Trials test mushrooms and herbs as anti–COVID-19 agents
In the COVID-19 pandemic’s early days, integrative medicine specialists Gordon Saxe, MD, PhD, MPH, and Andrew Shubov, MD, watched in frustration as desperate patients infected with the novel coronavirus tried one ineffective remedy after another. “People were taking increasingly toxic drugs, and nothing was working,” Shubov said in an interview. [This is an extract from:]
Medical News & Perspectives November 3, 2021 by Anita Slomski
Missing from those early hit-or-miss therapeutics, however, were traditional medicines such as Chinese herbs and medicinal mushrooms. The omission was glaring to Saxe, an epidemiologist and executive director of the Krupp Center for Integrative Research at the University of California San Diego (UCSD), whose research focuses on using food as medicine. Shubov, director of Inpatient Integrative Medicine, Center for East-West Medicine, at the University of California Los Angeles (UCLA), also found it a stark oversight.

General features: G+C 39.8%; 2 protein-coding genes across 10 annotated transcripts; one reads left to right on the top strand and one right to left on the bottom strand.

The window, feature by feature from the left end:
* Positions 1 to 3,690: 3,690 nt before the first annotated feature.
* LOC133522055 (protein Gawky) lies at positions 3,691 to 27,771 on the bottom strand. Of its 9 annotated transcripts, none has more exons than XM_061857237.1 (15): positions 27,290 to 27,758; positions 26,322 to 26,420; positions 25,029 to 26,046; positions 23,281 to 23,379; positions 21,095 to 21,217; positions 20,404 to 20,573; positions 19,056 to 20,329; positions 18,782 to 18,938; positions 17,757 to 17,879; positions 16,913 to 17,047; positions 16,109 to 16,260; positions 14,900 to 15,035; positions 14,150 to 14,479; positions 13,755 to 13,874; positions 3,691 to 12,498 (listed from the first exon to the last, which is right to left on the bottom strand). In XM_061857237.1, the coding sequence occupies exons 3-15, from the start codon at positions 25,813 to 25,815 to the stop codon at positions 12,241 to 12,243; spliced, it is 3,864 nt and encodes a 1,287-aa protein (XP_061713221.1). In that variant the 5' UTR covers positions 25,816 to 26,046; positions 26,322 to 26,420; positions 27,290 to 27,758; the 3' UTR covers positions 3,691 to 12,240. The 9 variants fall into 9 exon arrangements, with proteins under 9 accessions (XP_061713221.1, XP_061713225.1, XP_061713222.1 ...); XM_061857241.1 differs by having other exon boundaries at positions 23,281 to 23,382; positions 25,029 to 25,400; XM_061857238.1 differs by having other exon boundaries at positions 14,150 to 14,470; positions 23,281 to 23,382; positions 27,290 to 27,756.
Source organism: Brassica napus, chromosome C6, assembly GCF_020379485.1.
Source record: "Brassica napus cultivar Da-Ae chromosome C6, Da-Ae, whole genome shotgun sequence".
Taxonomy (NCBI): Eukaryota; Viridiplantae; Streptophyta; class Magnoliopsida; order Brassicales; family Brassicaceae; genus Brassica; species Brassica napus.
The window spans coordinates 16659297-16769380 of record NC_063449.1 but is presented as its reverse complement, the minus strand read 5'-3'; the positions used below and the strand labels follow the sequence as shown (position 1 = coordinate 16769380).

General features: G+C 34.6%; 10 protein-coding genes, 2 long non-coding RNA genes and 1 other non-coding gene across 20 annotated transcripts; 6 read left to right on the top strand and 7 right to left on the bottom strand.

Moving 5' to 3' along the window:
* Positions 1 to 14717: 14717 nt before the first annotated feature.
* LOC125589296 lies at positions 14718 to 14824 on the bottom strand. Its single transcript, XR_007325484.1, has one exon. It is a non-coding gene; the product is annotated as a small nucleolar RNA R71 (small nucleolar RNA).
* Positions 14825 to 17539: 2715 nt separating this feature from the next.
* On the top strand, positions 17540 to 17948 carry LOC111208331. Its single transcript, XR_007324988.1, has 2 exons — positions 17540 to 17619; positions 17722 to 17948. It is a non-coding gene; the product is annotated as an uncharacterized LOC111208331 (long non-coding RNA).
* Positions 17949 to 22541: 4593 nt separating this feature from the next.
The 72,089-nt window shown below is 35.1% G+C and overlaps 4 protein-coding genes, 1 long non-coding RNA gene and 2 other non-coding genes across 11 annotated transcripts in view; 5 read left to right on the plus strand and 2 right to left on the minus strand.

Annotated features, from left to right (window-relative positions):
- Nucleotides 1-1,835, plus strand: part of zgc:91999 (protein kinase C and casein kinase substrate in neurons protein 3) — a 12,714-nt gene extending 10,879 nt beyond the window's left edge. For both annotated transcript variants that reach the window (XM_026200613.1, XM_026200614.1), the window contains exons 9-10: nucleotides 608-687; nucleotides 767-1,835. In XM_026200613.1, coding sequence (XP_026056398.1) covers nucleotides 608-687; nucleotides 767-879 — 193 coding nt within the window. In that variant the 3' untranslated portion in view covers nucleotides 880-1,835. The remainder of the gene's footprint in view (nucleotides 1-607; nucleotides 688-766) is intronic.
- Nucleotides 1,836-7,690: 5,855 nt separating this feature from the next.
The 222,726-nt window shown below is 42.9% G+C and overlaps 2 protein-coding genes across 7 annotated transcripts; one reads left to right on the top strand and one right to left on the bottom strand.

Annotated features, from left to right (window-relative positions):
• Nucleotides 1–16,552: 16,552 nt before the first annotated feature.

So in April 2020, they applied to the US Food and Drug Administration (FDA) for approval to conduct 2 randomized phase 1 trials. The double-blind, placebo-controlled studies would evaluate the safety and feasibility of treating mild to moderate COVID-19 with either medicinal mushrooms, which have a long history as natural therapeutics for pulmonary disease, or a Chinese herb formulation that’s widely used there as a COVID-19 remedy.
Article Information JAMA. 2021;326(20):1997-1999. doi:10.1001/jama.2021.19388